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Art and Psychology (Key Largo)

March 29, 2018 3:00 PM – 6:00 PM


3:00 PM - 4:20 PM
Making Sense of Modern Art

Tina Rivers Ryan / Albright-Knox Art Gallery (Buffalo), Formerly Columbia University

Amazingly, when the Renaissance painting Salvator Mundi—now the most expensive work of art ever sold—was auctioned by Christie's last November, it was not auctioned alongside other works of Renaissance art. Instead, it was auctioned with works of modern and contemporary art, in order to benefit from the fact that those sales now generate far more interest, and profit, than sales of even the Old Masters. This trend in the art market reflects a larger social trend that has emerged in recent years: although looking at art is an increasingly popular pastime, most of the excitement is focused not on the art of the distant past, but rather, on the art of the present. For example, in the past few years, some of the biggest blockbuster exhibitions have been of living artists, such as Yayoi Kusama, whose work people stood in line for hours to see in New York this winter. In tandem with this growing demand, many new modern and contemporary art spaces have opened around the world, such as The Broad in Los Angeles, while others, such as MoMA, are undergoing major expansions. Even academia is not immune: while only a generation ago, the textbooks of art history more or less stopped in the 1950s - now, more than half of new PhDs in the field focus on modern and contemporary art. Despite the popularity of modern and contemporary art with collectors, audiences, and scholars, there's no denying that it can be challenging to look at.

In this intensive seminar, Dr. Tina Rivers Ryan, a curator and scholar of modern and contemporary art, will explain its history and meaning for the benefit of both skeptics and enthusiasts alike. This intensive seminar will include an introduction to modern art up through the 1960s, beginning with Picasso's Cubism and moving through Constructivism, Abstract Expressionism, and Pop. Understanding these movements lays the groundwork for a discussion of contemporary art from the 1970s onwards, emphasizing its various artistic movements and trends in the way art is produced, sold, and exhibited. Throughout the course, Dr. Ryan will guide you in performing "close readings" of some of the most significant works of modern and contemporary art, giving you the tools to make sense of even the most demanding experiences.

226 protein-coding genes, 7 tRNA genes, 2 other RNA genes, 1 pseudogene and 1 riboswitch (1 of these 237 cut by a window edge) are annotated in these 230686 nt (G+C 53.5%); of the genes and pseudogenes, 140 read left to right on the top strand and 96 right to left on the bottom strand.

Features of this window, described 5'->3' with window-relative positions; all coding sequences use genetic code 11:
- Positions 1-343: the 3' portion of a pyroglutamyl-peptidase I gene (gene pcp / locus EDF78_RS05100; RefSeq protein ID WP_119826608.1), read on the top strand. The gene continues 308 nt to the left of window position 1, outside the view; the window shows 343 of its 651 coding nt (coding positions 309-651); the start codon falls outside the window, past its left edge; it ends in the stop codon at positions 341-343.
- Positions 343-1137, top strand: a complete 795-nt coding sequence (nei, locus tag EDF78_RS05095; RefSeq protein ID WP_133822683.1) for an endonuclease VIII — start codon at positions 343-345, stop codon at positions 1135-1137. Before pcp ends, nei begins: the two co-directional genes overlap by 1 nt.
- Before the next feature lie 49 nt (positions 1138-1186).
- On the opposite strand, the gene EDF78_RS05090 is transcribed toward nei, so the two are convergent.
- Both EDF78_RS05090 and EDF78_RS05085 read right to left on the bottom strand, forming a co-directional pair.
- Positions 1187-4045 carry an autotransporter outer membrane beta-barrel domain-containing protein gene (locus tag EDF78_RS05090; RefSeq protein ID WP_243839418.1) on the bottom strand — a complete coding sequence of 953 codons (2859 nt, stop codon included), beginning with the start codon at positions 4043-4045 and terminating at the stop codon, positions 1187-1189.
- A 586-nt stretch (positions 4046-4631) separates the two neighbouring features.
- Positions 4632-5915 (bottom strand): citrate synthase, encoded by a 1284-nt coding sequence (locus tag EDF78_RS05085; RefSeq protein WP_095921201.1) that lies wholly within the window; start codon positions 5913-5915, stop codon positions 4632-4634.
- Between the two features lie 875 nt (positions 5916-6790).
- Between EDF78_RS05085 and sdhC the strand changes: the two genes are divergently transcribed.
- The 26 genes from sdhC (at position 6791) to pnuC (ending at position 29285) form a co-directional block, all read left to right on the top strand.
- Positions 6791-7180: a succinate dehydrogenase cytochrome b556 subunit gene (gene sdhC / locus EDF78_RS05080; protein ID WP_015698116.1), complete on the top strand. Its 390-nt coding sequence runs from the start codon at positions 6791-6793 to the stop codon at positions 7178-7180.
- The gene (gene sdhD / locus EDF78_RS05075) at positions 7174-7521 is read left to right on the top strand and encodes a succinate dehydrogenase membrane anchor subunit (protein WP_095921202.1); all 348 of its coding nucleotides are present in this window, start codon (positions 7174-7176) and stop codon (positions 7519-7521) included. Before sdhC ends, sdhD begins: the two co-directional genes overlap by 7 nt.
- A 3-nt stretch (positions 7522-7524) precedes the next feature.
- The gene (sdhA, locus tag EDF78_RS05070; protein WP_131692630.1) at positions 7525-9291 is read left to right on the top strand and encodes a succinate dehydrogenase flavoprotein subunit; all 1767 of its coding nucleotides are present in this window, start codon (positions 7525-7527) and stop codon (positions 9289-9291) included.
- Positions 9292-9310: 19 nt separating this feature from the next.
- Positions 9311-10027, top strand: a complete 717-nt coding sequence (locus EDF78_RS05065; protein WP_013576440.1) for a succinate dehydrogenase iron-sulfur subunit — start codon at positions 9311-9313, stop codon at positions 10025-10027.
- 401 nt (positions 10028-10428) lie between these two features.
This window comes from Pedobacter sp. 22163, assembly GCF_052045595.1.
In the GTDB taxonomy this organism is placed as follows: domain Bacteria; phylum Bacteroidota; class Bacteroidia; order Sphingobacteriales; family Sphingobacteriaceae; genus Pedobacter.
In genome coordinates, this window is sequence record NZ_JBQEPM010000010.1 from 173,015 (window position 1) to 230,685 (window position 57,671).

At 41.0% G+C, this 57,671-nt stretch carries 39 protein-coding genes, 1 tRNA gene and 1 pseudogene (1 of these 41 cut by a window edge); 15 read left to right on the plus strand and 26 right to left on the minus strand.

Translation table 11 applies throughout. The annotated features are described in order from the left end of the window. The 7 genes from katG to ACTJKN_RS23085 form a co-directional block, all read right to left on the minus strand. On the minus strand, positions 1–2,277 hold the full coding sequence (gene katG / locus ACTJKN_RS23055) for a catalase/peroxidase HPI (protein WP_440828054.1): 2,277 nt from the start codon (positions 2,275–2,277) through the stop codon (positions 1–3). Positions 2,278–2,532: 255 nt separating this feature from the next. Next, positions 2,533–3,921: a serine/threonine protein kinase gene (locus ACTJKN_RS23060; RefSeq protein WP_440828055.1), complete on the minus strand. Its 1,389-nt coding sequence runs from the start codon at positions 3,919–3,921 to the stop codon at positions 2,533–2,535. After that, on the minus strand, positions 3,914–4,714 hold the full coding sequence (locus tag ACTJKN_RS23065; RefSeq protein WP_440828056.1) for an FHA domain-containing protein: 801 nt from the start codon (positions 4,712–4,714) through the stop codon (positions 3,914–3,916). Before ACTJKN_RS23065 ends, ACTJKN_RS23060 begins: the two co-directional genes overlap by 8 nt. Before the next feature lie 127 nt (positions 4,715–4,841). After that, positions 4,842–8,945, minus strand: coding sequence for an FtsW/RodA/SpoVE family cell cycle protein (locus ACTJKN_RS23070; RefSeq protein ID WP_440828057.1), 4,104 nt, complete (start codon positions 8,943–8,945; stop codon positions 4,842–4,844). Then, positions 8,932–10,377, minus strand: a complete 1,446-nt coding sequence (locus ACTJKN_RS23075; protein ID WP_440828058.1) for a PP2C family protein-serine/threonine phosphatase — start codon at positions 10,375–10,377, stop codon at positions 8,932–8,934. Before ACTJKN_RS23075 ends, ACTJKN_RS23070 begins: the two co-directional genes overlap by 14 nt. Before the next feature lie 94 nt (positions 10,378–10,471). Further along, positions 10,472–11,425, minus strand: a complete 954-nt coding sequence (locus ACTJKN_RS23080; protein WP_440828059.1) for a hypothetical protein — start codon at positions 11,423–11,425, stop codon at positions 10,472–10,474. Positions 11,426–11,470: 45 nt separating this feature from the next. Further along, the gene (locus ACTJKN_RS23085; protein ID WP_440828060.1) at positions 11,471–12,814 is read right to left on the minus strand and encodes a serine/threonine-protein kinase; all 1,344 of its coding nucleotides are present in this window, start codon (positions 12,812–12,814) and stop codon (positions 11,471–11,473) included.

Tina Rivers Ryan / Albright-Knox Art Gallery (Buffalo), Formerly Columbia University
An art historian by training, Dr. Tina Rivers Ryan is currently Assistant Curator of contemporary art at the Albright-Knox Art Gallery in Buffalo, New York. She holds a BA from Harvard, three Master's Degrees, and a PhD from Columbia, and has taught classes on art at institutions including the Museum of Modern Art, the Pratt Institute, and Columbia, where she was one of the top-ranked instructors of the introduction to art history, "Art Humanities: Masterpieces of Western Art." A regular critic for Artforum, her writing has also appeared in periodicals such as Art in America and Art Journal, and in catalogs published by museums including the Metropolitan Museum of Art, the Walker Art Center, and the Tate. As a public speaker and scholar, Dr. Ryan has delivered lectures on topics ranging from Michelangelo to Warhol in more than 50 cities internationally.

4:40 PM - 6:00 PM
The Art of Aging

Brian Carpenter / Washington University in St. Louis

No matter how old you are, you're aging. You started aging from the moment you were born, and you'll continue aging until the moment you die. That's the brutal, universal fact. But people age differently, as you’ve noticed if you've looked around and compared yourself to your peers. Are you aging better than they are? Worse than they are? In what ways and for what reasons?

In this class we’ll review what biological, psychological, and social research has taught us about growing older. Along the way, we'll discuss what's common with aging (everybody shrinks a little), what's not normal (Alzheimer's is a disease not everyone gets), and key components of successful aging (friends and family are important, but perhaps in different ways). The trajectory of aging gets shaped very early in life, but there are powerful forces that guide it along the way, and steps you can take to maximize your later years.

Brian Carpenter / Washington University in St. Louis
Brian Carpenter is a professor of psychology at Washington University in St. Louis. His primary research interests focus on relationships among older adults, their family members, and their health care providers. In particular, he studies communication among those three parties, with an eye toward developing interventions to improve knowledge and enhance health literacy. Dr. Carpenter teaches courses at the undergraduate and graduate level that address the psychological needs of older adults, with a particular emphasis on end-of-life care and dementia, and has received the David Hadas Teaching Award at Wash U.


Sorry this event is sold out.

Please call 1-800-300-3438 to be added to the waiting list.